In context: Microsoft is going on the offensive against Google now more than ever if recent findings are anything to go by. Earlier today, it was revealed that Microsoft is working on a new Chromium web browser to replace Edge and compete more directly with Chrome and Firefox.

Now, Petri reports that Microsoft is working on yet another lightweight iteration of Windows, similar to Windows 10 S and RT; both of which are stripped-down versions of the full-fat desktop Windows 10 experience.

This new Windows OS, simply called "Lite" for now, could directly take on Google's own minimalist Chrome OS.

Though the website believes Microsoft is targeting "Chromebooks" with this OS, it is not clear whether Petri is referring to the devices themselves, or merely their users. The latter seems more likely, as Microsoft probably won't be able to convince Google to implement a competing company's OS in its devices.

...there's a good chance that Microsoft's in-dev OS won't use Windows branding at all.

Despite referring to the OS as Windows 10 Lite, Petri says there's a good chance that Microsoft's in-dev OS won't use Windows branding at all. That doesn't necessarily mean it won't share features with Windows 10, but it could have an entirely different look and feel.

If true, that would be a pretty big gamble on Microsoft's part. Windows is a brand name that even the least tech-savvy people out there are likely familiar with. Successfully departing from that comfortable norm would require Microsoft to display quite a bit of marketing finesse.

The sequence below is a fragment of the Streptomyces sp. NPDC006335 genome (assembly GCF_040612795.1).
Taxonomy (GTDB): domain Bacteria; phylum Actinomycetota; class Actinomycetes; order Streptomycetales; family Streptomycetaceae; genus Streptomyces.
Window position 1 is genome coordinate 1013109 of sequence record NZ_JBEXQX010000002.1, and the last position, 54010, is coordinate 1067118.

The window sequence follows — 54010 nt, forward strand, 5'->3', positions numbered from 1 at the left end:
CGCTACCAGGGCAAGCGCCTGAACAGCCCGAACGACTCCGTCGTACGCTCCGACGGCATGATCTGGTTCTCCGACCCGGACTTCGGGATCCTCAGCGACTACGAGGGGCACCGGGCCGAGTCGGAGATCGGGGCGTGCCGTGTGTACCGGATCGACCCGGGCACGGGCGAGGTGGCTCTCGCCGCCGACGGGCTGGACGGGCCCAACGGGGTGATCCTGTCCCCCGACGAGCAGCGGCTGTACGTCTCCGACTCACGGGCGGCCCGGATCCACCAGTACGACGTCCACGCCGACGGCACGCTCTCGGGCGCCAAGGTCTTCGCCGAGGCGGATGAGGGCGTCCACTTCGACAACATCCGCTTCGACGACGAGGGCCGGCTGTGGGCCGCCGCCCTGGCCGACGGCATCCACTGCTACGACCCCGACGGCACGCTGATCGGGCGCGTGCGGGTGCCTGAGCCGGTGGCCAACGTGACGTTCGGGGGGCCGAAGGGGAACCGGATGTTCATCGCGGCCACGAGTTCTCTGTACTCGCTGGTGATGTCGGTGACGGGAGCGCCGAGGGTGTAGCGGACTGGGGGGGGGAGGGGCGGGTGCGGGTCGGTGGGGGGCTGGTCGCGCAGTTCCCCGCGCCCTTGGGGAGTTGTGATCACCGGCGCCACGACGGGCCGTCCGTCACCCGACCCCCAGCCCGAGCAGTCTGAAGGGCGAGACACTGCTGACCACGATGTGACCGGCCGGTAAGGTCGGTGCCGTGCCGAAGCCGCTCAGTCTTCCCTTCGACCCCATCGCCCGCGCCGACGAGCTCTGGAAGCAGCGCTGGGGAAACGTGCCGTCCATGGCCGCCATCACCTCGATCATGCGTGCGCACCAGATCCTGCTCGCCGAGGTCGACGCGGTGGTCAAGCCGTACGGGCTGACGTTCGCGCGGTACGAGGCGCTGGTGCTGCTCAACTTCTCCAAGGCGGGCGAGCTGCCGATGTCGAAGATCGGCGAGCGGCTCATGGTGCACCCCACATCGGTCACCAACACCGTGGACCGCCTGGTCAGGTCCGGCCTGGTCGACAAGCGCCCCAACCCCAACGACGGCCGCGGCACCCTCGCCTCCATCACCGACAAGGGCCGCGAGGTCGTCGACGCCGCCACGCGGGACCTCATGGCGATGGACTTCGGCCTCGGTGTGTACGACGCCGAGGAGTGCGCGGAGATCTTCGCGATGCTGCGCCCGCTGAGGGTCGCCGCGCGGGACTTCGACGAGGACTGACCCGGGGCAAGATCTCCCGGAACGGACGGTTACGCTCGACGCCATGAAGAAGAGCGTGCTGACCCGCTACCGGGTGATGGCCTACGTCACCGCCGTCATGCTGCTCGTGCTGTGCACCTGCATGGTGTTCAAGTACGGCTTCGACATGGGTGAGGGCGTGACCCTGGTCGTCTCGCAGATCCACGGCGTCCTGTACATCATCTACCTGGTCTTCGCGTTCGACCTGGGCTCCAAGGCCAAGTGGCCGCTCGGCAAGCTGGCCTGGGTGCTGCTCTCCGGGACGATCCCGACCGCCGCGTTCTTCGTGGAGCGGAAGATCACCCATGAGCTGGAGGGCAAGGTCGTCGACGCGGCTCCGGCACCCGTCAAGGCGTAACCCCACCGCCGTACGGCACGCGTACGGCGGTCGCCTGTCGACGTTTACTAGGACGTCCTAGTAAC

Aside from a potential aesthetic shift, Windows 10 Lite will differ from Windows 10 by only running Universal Windows Platform (UWP) apps and Progressive Web Apps (PWA). Windows 10 Lite will also be "always connected," lightweight in terms of resource consumption, and offer near-instant boot times.

Will Windows 10 Lite make its way to Microsoft's Surface laptops?

In other words, the OS will probably not target gamers or professionals, who tend to want full control over which apps they install, as well as their machine's connectivity.

If we were to speculate, we'd say this OS is most likely being designed to appeal to those who need only the basics from their systems, such as word processing, entertainment apps like Netflix or Hulu, and web browsing.

We'll be keeping our eye on this mystery OS as more information comes to light during the coming months. Petri says Microsoft's Build 2019 conference will likely be where the company announces its latest project to the public.